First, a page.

After my recent post about faces, I seem to have touched a nerve. However, it appears that people have more trouble remembering the names to attach to faces than they do remembering if they have seen the face before. I would therefore like to share with you a peculiar method I stumbled upon, which is probably very common, but which I developed out of sheer necessity some years ago: Mnemonics.

"Well", I hear some of you say "This is not new!" and indeed that may be so, but given the number of those who confess to being "terrible at remembering names" I feel it may be of use for me to articulate just how I personally employ this technique (and it may well be that this only works for my own peculiar brain-architecture, in which case, you will have to find you own method, but at least this may be a start).

It first came to me that it was most frustrating to not be able to have a name to put to a face when I was discussing, of all things, Tetley tea adverts in the 1980s. I could not remember the name of the character who did the staunchly Yorkshire voiceover for the Tetley Tea folk. I cannot remember why I particularly needed this name at that time, but having no internet to refer to then, I just had to wait till he came on the telly, acting in something and then examine the credits. This was difficult without freeze frame as we had no video yet.
And so, I discovered he was called Brian Glover (now sadly deceased). So, to remind myself of this, I imagined an enormous sheepskin mitten being slid over his shiny domed pate, him being not at all crowned with any hair. And it stuck. To this day, I remember his name.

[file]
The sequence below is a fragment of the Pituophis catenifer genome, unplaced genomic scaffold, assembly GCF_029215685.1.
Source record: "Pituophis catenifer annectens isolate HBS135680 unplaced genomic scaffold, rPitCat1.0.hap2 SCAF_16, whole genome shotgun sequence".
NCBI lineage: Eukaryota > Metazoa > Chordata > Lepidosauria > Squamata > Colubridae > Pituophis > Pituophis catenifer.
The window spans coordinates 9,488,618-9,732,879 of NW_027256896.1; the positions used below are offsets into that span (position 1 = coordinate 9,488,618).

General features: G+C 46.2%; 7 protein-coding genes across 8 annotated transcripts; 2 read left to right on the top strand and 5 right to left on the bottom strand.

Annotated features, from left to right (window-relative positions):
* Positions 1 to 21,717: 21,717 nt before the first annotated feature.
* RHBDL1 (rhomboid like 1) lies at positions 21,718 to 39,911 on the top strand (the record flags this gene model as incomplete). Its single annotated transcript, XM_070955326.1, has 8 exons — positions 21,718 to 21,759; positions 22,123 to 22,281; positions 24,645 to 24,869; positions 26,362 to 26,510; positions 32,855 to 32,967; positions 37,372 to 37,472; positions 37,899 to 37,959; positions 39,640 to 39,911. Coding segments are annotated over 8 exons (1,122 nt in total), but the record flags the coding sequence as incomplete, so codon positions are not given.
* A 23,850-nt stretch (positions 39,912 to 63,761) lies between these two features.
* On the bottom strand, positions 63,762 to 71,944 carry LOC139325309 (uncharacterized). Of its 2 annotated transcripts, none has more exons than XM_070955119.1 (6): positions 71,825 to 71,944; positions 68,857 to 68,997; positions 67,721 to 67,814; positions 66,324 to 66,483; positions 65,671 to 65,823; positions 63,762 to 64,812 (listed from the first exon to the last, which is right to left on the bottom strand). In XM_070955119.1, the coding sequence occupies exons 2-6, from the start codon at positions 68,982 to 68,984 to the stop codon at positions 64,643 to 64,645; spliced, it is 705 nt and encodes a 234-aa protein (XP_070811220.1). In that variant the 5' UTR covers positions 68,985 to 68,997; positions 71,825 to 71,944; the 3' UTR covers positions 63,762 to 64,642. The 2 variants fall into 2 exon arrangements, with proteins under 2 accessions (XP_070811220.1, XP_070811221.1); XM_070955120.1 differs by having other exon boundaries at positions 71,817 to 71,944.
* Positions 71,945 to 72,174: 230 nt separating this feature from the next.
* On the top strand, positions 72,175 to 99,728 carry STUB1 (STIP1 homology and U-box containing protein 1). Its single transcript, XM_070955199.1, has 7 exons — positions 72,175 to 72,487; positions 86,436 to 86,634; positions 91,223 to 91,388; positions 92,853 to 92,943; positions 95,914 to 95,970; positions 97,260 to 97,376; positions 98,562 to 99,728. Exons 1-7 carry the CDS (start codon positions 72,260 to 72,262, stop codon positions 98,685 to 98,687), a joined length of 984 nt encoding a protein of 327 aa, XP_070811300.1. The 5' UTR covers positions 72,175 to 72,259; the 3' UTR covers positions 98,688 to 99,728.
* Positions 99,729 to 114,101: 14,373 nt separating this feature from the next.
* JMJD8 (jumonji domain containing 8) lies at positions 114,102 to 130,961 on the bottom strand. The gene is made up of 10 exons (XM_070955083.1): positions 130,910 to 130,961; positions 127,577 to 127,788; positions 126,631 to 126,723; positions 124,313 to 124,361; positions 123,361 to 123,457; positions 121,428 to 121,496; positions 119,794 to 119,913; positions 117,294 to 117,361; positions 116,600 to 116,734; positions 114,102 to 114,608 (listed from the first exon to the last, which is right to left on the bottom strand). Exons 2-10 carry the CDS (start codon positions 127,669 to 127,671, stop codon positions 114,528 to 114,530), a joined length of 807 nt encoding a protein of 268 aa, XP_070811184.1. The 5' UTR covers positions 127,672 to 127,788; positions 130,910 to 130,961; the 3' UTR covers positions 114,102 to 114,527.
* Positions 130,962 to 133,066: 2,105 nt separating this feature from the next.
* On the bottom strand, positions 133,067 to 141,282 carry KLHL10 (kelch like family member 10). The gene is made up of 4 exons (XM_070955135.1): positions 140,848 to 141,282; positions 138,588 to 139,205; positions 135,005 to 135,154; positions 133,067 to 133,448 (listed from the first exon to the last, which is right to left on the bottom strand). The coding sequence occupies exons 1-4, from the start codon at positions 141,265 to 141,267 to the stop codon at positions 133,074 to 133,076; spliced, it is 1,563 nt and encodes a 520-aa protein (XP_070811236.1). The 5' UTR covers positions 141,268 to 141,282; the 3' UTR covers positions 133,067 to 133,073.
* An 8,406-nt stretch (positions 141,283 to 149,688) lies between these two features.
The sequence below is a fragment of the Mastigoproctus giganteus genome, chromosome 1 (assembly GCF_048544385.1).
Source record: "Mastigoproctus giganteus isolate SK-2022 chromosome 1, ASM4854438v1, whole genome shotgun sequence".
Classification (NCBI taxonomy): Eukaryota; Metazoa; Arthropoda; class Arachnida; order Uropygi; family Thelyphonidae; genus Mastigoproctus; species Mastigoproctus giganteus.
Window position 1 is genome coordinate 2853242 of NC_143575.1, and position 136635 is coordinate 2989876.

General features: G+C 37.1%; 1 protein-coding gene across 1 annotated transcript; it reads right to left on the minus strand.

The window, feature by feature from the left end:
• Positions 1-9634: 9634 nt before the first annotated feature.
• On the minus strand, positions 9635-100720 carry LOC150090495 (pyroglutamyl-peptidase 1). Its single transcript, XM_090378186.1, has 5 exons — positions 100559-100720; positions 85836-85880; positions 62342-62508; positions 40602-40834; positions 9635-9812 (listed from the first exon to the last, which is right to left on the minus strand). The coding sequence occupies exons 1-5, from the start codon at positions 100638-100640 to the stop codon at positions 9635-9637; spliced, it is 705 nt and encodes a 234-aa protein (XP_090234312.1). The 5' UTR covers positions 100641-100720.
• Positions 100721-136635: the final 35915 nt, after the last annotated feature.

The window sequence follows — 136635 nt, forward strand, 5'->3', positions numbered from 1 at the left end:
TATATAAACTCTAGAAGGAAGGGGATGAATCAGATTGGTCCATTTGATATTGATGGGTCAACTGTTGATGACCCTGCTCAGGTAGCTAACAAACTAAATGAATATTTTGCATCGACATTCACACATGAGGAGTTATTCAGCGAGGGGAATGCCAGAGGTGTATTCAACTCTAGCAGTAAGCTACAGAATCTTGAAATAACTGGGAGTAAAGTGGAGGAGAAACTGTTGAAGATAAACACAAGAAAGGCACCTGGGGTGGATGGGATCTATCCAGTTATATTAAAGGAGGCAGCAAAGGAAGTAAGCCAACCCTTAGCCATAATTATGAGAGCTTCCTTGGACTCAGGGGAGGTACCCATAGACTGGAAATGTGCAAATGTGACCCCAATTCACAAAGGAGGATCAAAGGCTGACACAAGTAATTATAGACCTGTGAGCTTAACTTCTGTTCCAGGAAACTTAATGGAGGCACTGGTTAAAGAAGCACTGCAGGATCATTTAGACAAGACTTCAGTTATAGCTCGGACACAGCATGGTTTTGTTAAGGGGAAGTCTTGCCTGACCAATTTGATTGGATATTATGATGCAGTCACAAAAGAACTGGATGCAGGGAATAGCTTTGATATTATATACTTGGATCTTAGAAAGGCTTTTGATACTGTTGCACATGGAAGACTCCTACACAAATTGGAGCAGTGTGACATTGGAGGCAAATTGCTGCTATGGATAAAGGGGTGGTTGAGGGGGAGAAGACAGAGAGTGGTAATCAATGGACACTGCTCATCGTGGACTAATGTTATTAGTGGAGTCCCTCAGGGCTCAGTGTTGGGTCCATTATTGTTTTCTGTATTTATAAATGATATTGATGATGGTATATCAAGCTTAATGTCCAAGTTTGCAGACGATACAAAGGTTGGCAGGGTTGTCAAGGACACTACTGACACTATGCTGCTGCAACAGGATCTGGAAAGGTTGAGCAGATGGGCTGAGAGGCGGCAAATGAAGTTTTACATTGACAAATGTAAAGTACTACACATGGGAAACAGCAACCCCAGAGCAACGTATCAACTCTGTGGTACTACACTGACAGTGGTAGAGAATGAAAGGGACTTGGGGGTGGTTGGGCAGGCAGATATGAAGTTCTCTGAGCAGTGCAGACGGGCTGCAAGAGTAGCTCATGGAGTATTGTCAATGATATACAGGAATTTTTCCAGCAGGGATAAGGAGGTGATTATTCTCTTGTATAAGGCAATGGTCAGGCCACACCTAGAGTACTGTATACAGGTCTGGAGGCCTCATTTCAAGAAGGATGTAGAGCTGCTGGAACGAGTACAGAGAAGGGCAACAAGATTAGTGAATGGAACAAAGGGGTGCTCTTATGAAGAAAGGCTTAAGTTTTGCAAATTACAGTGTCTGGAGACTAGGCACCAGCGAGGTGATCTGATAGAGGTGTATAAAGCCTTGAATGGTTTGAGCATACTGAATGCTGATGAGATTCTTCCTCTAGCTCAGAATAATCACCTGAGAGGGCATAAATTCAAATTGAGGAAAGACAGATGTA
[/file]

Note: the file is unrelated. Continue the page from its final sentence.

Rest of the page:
When I started dancing, many years ago now, the format of the class was such that, being more or less equally-matched for gender (though I note there are usually about 15% more ladies than men and I wonder what the problem is with my gender if they are too slothful to drag themselves off the sofa to hold a lady in their arms for the evening), we formed lines with each man facing a lady. Then after a small part of the lesson, maybe five minutes, the ladies (usually) were moved on to the next man.
So, every five minutes, a new lady would appear in front of me, usually of a different size, shape and demeanour, which in itself assists in many aspects of the overall education that learning to dance provides. And each would introduce herself, and I would say my name and instantly forget hers.

After a period of time, they would return to you for a second time and it became increasingly embarrassing to keep asking their names, especially if they had remembered yours.
Then one day, a lady called Pam appeared in front of me, and into my mind came a picture of a time of Ye Olde Oake Ham from an advert in the 70s. Ghastly stuff as I remember, fatty and packed in salty gelatin. And I, in my mind's eye, imagined atop her head, a rotating tin of ham, like some advertising object on top of a building going round and round to catch your attention and make you buy... well, ham. And goodness me! I never forgot her name again. Each time she would appear I would say "Hello Pam!" and she would be astonished.